Python learning regular Expressions in -37.python

Source: Internet
Author: User

As a modern language, regular expressions are essential, and in Python, regular expressions are located in the RE module.

1 Import RE

This does not say how the regular expression matches, such as \d for the number, ^ for the beginning (also for non, for example, ^a-z does not match any lowercase characters), the $ represents the end, these encyclopedia or other books have.

Example one, whether the string contains a number:

1 ImportRe2Userinput = input ("Please input test string:")3 ifRe.match (R'\d', Userinput):4     Print('contain number')5 Else:6     Print('no number in input string')

If the input does not contain a number, then the Re.match method returns none, and if it contains a number, it returns a match object.

Example two, split string:

1 Import Re 2 userinput = input ("pleaseinput test string:")3 temp = Re.split (R'\s+', Userinput)4print(temp)

\s represents any white space character (whitespace, tab, and so on), and the + sign represents 1 or more. Then the function of this code is to divide the characters by whitespace. For example, the string "a B DC" will get a list of [' A ', ' B ', ' DC ']. The normal string split function is difficult to do with this function.

Example three, grouping:

Sometimes we need to extract some parts of a string, such as a phone number, consisting of a three-bit or four-bit area code and a eight-bit phone number.

1 ImportRe2Userinput = input ("Please input test string:")3m = Re.match (r'(\d{3,4})-(\d{8})', Userinput)4 ifm:5     Print('Area code:'+ (1))6     Print('Number:'+ (2))7 Else:8     Print('Format Error')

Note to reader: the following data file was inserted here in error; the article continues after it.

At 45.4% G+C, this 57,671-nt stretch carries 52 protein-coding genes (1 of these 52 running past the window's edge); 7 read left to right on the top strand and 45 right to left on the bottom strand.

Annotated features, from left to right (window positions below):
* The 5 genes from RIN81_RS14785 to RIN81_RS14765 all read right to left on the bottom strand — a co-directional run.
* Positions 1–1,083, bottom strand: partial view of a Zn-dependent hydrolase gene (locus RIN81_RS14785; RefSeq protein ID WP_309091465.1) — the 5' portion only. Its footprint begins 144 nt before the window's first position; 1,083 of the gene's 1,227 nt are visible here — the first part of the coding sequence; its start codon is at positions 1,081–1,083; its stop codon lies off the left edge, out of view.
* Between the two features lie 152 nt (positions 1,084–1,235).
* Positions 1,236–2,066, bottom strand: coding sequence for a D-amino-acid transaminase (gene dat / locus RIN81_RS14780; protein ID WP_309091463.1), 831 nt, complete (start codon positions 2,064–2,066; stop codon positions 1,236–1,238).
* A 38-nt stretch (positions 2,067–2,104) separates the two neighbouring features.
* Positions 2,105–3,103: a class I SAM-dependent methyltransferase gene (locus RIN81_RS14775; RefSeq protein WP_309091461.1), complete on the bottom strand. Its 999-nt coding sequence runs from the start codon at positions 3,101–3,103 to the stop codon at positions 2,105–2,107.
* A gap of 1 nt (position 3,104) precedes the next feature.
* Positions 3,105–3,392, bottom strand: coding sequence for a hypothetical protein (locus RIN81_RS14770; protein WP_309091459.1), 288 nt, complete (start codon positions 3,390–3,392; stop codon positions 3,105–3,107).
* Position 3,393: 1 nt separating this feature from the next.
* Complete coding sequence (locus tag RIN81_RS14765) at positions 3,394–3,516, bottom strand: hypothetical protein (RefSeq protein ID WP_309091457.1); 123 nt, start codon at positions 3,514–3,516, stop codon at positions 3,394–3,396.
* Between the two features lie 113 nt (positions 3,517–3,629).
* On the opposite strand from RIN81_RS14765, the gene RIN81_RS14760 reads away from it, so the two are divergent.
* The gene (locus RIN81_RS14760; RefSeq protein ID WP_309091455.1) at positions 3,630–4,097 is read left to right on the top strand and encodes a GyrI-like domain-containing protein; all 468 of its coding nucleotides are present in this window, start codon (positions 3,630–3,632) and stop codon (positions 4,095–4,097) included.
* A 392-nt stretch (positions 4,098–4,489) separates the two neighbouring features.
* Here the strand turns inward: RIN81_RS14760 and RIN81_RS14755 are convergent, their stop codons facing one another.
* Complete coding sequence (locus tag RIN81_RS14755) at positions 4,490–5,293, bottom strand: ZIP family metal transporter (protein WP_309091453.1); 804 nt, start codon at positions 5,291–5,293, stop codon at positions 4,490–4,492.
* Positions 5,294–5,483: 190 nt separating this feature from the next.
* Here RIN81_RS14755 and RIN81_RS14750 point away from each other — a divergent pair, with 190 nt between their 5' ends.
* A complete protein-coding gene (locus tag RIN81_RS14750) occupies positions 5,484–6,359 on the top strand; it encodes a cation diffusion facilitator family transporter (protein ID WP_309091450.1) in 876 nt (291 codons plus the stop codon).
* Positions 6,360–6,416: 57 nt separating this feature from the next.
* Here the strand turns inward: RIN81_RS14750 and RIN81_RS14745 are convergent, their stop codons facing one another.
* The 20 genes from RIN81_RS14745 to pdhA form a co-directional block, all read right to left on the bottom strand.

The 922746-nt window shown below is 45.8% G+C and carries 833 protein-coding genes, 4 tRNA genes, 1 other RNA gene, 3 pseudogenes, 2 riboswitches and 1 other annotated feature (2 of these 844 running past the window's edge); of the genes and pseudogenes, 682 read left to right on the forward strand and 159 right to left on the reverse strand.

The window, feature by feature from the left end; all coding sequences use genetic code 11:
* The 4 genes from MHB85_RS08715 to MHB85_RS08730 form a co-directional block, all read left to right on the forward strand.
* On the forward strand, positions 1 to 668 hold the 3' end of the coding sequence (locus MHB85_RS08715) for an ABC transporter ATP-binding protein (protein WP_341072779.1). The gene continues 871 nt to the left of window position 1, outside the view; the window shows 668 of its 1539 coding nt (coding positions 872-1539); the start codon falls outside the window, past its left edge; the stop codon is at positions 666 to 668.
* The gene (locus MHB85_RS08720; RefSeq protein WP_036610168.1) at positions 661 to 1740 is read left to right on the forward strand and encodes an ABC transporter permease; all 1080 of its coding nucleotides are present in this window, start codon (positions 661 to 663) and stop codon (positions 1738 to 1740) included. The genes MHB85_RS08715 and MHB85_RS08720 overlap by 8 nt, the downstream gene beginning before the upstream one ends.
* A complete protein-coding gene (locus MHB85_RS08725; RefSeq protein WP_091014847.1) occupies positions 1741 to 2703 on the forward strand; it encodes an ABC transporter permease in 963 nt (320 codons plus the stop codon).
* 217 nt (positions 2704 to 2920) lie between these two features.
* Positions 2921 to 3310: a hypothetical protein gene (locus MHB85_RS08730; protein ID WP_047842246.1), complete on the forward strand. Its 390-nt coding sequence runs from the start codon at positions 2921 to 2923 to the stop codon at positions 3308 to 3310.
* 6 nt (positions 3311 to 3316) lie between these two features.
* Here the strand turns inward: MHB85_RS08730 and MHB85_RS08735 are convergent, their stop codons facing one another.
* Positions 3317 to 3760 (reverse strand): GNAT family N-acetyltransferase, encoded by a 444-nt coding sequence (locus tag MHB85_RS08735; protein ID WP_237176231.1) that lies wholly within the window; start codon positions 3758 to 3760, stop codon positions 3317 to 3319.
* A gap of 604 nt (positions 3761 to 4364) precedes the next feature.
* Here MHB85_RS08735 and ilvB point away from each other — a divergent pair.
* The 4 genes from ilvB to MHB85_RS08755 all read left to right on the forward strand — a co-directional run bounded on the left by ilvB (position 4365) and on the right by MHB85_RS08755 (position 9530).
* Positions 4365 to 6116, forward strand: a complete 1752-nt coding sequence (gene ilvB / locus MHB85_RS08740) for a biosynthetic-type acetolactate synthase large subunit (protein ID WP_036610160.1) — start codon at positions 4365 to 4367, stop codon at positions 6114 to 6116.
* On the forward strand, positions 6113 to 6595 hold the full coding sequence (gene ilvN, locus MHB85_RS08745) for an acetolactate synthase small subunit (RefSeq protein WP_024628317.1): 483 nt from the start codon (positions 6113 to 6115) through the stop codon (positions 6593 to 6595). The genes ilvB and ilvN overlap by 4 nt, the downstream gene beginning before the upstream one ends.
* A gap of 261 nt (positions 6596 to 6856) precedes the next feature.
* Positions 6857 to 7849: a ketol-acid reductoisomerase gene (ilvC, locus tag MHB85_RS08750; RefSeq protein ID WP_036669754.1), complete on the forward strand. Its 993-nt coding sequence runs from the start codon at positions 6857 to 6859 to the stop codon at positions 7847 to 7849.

Grouping uses (), which is the basic of regular expressions. is counted from 0, and 0 is the input string.

Example four, greedy match:

1 ImportRe2Userinput = input ("Please input test string:")3m = Re.match (r'^ (\d+) (0*) $', Userinput)4 ifm:5     Print(M.groups ())6 Else:7     Print('Format Error')

Enter 102500 and we get (' 102500 ', ').

And the result we want is (' 1025 ', ' 00 '). You need to use a non-greedy match here. Because the regular expression in Python is using greedy mode by default (also in C #).

Modify the code as follows:

1 ImportRe2Userinput = input ("Please input test string:")3m = Re.match (r'^ (\d+?) (0*) $', Userinput)4 ifm:5     Print(M.groups ())6 Else:7     Print('Format Error')

That is, after the \d+, add a number. So the result will be the same as we think.

Note that non-greedy mode is less efficient than greedy mode, so do not use non-greedy mode until greedy mode is not matched.

Example five, regular expression precompilation:

Use the Re.compile method. When we need to use the same regular expression in many places, we should precompile the regular expression and then use the object returned directly by the method.

Python learning regular Expressions in -37.python

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